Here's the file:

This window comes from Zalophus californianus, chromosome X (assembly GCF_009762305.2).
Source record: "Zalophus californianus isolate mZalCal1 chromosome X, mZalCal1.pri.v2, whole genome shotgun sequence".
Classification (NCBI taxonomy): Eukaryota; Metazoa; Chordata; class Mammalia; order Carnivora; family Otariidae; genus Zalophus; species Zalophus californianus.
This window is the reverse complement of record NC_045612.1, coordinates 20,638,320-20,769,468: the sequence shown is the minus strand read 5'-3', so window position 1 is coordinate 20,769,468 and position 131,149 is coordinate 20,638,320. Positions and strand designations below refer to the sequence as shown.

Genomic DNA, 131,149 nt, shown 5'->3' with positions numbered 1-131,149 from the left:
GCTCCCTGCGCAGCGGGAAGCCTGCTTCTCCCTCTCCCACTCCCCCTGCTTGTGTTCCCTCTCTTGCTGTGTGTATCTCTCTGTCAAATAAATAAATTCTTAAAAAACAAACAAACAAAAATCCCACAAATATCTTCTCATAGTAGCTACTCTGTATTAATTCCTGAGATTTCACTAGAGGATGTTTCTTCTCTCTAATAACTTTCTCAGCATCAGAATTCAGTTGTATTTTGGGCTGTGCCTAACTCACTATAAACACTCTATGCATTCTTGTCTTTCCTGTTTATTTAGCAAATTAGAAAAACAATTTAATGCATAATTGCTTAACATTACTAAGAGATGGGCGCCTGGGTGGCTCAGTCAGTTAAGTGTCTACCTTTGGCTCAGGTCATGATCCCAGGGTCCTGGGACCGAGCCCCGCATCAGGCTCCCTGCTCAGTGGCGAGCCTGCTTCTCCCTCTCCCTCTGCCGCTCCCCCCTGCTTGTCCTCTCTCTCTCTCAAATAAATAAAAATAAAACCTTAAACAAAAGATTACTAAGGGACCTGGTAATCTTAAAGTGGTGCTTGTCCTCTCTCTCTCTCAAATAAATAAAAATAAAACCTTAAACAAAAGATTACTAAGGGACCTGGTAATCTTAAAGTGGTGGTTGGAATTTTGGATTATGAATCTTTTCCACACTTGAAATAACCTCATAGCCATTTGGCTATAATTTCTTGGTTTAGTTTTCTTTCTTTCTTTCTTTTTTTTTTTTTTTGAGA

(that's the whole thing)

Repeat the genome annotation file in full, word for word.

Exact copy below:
This window comes from Zalophus californianus, chromosome X (assembly GCF_009762305.2).
Source record: "Zalophus californianus isolate mZalCal1 chromosome X, mZalCal1.pri.v2, whole genome shotgun sequence".
Classification (NCBI taxonomy): Eukaryota; Metazoa; Chordata; class Mammalia; order Carnivora; family Otariidae; genus Zalophus; species Zalophus californianus.
This window is the reverse complement of record NC_045612.1, coordinates 20,638,320-20,769,468: the sequence shown is the minus strand read 5'-3', so window position 1 is coordinate 20,769,468 and position 131,149 is coordinate 20,638,320. Positions and strand designations below refer to the sequence as shown.

Genomic DNA, 131,149 nt, shown 5'->3' with positions numbered 1-131,149 from the left:
GCTCCCTGCGCAGCGGGAAGCCTGCTTCTCCCTCTCCCACTCCCCCTGCTTGTGTTCCCTCTCTTGCTGTGTGTATCTCTCTGTCAAATAAATAAATTCTTAAAAAACAAACAAACAAAAATCCCACAAATATCTTCTCATAGTAGCTACTCTGTATTAATTCCTGAGATTTCACTAGAGGATGTTTCTTCTCTCTAATAACTTTCTCAGCATCAGAATTCAGTTGTATTTTGGGCTGTGCCTAACTCACTATAAACACTCTATGCATTCTTGTCTTTCCTGTTTATTTAGCAAATTAGAAAAACAATTTAATGCATAATTGCTTAACATTACTAAGAGATGGGCGCCTGGGTGGCTCAGTCAGTTAAGTGTCTACCTTTGGCTCAGGTCATGATCCCAGGGTCCTGGGACCGAGCCCCGCATCAGGCTCCCTGCTCAGTGGCGAGCCTGCTTCTCCCTCTCCCTCTGCCGCTCCCCCCTGCTTGTCCTCTCTCTCTCTCAAATAAATAAAAATAAAACCTTAAACAAAAGATTACTAAGGGACCTGGTAATCTTAAAGTGGTGCTTGTCCTCTCTCTCTCTCAAATAAATAAAAATAAAACCTTAAACAAAAGATTACTAAGGGACCTGGTAATCTTAAAGTGGTGGTTGGAATTTTGGATTATGAATCTTTTCCACACTTGAAATAACCTCATAGCCATTTGGCTATAATTTCTTGGTTTAGTTTTCTTTCTTTCTTTCTTTTTTTTTTTTTTTGAGA